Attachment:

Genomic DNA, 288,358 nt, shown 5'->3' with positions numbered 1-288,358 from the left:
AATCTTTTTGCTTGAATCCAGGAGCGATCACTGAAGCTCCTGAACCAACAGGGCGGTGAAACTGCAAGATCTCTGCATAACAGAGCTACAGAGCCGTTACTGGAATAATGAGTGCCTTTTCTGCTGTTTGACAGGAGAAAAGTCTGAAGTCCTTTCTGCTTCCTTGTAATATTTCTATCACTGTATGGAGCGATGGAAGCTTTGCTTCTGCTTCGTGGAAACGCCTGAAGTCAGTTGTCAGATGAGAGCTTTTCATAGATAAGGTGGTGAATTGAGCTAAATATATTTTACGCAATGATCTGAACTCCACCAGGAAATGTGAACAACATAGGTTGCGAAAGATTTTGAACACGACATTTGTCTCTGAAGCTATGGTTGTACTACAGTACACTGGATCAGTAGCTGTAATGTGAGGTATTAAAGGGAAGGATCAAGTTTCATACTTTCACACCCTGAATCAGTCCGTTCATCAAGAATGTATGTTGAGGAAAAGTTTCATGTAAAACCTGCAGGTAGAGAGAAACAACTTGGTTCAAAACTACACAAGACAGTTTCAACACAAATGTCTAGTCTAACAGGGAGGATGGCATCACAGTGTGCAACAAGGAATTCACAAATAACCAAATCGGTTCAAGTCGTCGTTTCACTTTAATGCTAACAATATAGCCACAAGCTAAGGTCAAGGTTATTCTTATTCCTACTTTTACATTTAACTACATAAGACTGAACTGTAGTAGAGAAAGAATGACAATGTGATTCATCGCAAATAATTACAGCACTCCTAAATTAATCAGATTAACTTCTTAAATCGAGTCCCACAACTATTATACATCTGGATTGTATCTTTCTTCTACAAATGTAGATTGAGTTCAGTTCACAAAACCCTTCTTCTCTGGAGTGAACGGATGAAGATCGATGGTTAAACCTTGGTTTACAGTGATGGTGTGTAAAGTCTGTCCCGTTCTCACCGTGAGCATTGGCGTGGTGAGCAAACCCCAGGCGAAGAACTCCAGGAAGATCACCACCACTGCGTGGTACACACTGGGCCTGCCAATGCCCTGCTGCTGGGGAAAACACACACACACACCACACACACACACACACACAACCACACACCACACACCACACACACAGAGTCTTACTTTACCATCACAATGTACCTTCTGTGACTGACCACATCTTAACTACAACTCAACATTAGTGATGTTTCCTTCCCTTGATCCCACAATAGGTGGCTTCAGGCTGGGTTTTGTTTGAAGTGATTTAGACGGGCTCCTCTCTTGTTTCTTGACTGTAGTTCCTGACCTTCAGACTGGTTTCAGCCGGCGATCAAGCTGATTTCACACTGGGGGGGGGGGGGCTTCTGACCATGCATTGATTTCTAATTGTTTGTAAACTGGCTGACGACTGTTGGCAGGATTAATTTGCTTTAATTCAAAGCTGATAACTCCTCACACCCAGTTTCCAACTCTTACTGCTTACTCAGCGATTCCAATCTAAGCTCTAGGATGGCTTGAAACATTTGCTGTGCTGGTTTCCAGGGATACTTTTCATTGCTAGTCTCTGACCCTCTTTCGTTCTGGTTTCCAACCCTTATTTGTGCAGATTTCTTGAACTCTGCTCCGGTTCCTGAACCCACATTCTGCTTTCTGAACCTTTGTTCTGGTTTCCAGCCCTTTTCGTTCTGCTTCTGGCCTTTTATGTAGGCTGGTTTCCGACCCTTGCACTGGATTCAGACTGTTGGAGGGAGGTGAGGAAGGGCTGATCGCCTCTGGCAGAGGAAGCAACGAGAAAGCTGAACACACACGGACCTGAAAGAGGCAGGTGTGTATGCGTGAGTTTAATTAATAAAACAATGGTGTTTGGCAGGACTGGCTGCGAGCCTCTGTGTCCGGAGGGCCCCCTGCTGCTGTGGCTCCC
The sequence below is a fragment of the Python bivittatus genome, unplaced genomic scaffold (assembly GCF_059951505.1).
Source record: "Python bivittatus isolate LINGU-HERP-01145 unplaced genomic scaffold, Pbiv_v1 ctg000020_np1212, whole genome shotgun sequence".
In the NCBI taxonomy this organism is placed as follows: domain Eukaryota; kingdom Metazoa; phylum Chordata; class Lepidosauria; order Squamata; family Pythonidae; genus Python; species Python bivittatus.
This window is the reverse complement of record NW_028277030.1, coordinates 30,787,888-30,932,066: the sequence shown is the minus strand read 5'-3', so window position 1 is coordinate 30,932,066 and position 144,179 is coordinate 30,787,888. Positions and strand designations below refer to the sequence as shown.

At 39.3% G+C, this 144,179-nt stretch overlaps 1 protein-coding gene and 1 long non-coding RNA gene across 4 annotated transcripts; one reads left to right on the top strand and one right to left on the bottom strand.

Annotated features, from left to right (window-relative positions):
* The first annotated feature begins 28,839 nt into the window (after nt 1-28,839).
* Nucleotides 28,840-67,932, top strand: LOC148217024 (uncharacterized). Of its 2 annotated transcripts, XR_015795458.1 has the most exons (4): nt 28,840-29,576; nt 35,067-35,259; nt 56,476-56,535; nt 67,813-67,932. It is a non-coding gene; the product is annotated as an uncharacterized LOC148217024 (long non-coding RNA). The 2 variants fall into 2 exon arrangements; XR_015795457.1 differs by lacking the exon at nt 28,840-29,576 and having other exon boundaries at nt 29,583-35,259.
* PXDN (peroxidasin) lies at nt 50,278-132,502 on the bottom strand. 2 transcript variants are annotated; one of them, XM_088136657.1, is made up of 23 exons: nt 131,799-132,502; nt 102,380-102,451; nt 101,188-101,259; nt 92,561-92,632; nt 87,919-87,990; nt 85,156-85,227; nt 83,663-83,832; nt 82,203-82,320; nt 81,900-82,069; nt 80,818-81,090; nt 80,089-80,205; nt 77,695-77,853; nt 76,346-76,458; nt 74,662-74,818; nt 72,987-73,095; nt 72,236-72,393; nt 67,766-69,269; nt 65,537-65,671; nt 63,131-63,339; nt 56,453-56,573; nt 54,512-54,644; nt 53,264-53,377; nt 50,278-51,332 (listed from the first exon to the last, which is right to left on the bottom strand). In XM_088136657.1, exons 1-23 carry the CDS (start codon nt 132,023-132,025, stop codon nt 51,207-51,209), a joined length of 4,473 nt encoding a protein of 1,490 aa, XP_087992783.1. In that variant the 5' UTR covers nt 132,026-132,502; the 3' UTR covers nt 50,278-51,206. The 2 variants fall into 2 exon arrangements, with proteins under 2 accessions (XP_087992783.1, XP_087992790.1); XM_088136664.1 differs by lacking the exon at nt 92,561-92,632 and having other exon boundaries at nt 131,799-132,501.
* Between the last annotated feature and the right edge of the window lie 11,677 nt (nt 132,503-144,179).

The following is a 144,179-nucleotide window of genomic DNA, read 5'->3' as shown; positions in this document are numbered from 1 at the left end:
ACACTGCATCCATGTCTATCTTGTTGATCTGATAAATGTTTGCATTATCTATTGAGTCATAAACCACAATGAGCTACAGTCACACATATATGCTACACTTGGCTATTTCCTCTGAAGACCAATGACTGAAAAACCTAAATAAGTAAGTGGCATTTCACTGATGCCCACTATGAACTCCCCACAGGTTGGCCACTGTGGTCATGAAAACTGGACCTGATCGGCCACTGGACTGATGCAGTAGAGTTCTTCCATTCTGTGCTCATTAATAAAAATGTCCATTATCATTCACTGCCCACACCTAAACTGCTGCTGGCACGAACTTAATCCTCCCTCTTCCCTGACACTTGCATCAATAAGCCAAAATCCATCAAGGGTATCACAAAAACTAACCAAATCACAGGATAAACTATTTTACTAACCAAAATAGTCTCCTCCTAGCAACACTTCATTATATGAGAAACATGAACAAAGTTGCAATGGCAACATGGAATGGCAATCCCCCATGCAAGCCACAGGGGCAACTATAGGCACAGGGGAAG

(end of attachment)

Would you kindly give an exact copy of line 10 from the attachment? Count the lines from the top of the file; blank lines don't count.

* Nucleotides 28,840-67,932, top strand: LOC148217024 (uncharacterized). Of its 2 annotated transcripts, XR_015795458.1 has the most exons (4): nt 28,840-29,576; nt 35,067-35,259; nt 56,476-56,535; nt 67,813-67,932. It is a non-coding gene; the product is annotated as an uncharacterized LOC148217024 (long non-coding RNA). The 2 variants fall into 2 exon arrangements; XR_015795457.1 differs by lacking the exon at nt 28,840-29,576 and having other exon boundaries at nt 29,583-35,259.